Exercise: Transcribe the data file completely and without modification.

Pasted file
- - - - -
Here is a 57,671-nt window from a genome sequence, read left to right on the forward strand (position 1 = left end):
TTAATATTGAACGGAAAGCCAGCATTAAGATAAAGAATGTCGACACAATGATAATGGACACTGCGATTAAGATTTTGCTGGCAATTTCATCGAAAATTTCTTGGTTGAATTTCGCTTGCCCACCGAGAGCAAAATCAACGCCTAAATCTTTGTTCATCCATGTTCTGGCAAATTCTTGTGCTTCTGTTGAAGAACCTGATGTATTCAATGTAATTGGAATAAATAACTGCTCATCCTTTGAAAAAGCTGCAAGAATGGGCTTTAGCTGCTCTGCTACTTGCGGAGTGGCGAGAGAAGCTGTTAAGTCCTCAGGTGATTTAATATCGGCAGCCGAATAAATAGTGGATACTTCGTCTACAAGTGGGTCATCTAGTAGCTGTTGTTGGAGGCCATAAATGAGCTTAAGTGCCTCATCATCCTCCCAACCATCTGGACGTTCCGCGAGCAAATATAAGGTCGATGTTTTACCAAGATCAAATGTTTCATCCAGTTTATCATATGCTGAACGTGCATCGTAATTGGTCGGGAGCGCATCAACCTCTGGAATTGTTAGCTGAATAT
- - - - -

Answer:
Here is a 57,671-nt window from a genome sequence, read left to right on the forward strand (position 1 = left end):
TTAATATTGAACGGAAAGCCAGCATTAAGATAAAGAATGTCGACACAATGATAATGGACACTGCGATTAAGATTTTGCTGGCAATTTCATCGAAAATTTCTTGGTTGAATTTCGCTTGCCCACCGAGAGCAAAATCAACGCCTAAATCTTTGTTCATCCATGTTCTGGCAAATTCTTGTGCTTCTGTTGAAGAACCTGATGTATTCAATGTAATTGGAATAAATAACTGCTCATCCTTTGAAAAAGCTGCAAGAATGGGCTTTAGCTGCTCTGCTACTTGCGGAGTGGCGAGAGAAGCTGTTAAGTCCTCAGGTGATTTAATATCGGCAGCCGAATAAATAGTGGATACTTCGTCTACAAGTGGGTCATCTAGTAGCTGTTGTTGGAGGCCATAAATGAGCTTAAGTGCCTCATCATCCTCCCAACCATCTGGACGTTCCGCGAGCAAATATAAGGTCGATGTTTTACCAAGATCAAATGTTTCATCCAGTTTATCATATGCTGAACGTGCATCGTAATTGGTCGGGAGCGCATCAACCTCTGGAATTGTTAGCTGAATAT